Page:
Thus, it is important to determine which instruments should be able to trigger an alarm, a regular shutdown or an emergency shutdown. Clearly, certain single instrument failures or high-level readings should cause an immediate machinery shutdown sequence for safety reasons (e.g., high vibration and overspeed). And with modern control systems, one has the ability to develop a more comprehensive and intelligent approach to avoid unnecessary shutdowns.

For example, by implementing control logic that relies on multiple related sensor readings rather than a single fault to determine whether a shutdown is necessary, one can significantly reduce the number of nuisance shutdowns and improve overall package reliability. Further, by carefully determining the most appropriate alarm and shutdown levels for each individual sensor — as appropriate for the application, online criticality, and failure risk cost-reward function — one can further mitigate unnecessary shutdowns.

But there are obvious issues that need to be addressed: who determines which signal or combination of signals cause what type of shutdown. Traditionally, the manufacturer makes this decision or at least provides guidance. But in recent years we have seen machinery operators develop their own, often fairly sophisticated, processes to determine this logic.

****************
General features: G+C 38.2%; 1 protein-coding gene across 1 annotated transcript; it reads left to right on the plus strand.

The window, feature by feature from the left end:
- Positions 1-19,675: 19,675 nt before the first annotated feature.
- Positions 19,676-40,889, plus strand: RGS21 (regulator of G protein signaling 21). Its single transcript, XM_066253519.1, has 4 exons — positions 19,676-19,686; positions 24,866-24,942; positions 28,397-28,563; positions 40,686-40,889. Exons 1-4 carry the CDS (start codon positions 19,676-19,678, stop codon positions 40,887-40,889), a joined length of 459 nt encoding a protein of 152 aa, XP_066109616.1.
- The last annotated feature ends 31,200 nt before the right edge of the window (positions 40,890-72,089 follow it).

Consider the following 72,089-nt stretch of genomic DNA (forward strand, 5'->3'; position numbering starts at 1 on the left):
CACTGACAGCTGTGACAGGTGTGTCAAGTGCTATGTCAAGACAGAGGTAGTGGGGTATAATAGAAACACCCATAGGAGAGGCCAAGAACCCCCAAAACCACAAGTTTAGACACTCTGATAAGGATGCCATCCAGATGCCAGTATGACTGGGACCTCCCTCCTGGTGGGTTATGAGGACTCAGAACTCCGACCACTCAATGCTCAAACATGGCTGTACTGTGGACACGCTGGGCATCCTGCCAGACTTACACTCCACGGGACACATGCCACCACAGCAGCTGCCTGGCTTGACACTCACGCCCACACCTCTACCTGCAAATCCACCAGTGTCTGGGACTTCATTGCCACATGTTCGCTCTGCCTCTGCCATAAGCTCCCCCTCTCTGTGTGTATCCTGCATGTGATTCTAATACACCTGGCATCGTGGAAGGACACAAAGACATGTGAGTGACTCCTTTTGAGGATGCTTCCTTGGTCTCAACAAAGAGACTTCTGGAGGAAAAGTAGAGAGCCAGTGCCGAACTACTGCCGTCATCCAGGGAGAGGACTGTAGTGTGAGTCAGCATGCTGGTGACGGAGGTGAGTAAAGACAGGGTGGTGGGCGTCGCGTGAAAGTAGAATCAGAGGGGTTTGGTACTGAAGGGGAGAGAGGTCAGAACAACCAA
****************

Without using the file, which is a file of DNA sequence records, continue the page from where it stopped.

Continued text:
But there are obvious risk, liability and warranty implications if an operator decides to alter the package shutdown control logic, and one should carefully analyze cause-and-effect diagrams when developing machine- and application-specific shutdown logic.

Yet another element to consider is that API requires physically separate alarm and shutdown sensors. This is not always practical for cost and installation reasons. For example, while it is easy to have separate alarms and shutdown sensors for most temperature and pressure measurements, this would be hard to implement for almost all vibration and flow measurements due to lack of space.

However, it is important to note that true sensor redundancy can only be realized with three parallel sensors and 2:1 voting logic. Specifically, if one sensor fails while the others show normal readings, an ESD may not be necessary and a controlled shutdown could be more appropriate.

On the other hand, three times the amount of sensors (which would be necessary for true redundancy), also increases the probability that one or more of the sensors fail, and cause spurious alarms. In general, any additional sensor becomes a maintenance item.

Thus, when installing a new machine or reviewing the operation of an existing machine and the associated control systems, it is worthwhile thinking about what sensor signals or combinations should trigger alarms, regular shutdowns and ESDs. By optimizing these systems, the rate of sensorrelated spurious shutdowns and the associated unit availability can be significantly improved. Or, as my ex-girlfriend replied: “Think before you ask.”

Written by:
Klaus Brun, the Machinery Program Director at Southwest Research Institute in San Antonio, Texas. He is also the past Chair of the Board of Directors of the ASME International Gas Turbine Institute and the IGTI Oil & Gas applications committee.
Rainer Kurz, the Manager for Systems Analysis at Solar Turbines Incorporated in San Diego, CA. He is an ASME Fellow since 2003 and the chair of the IGTI Oil and Gas Applications Committee.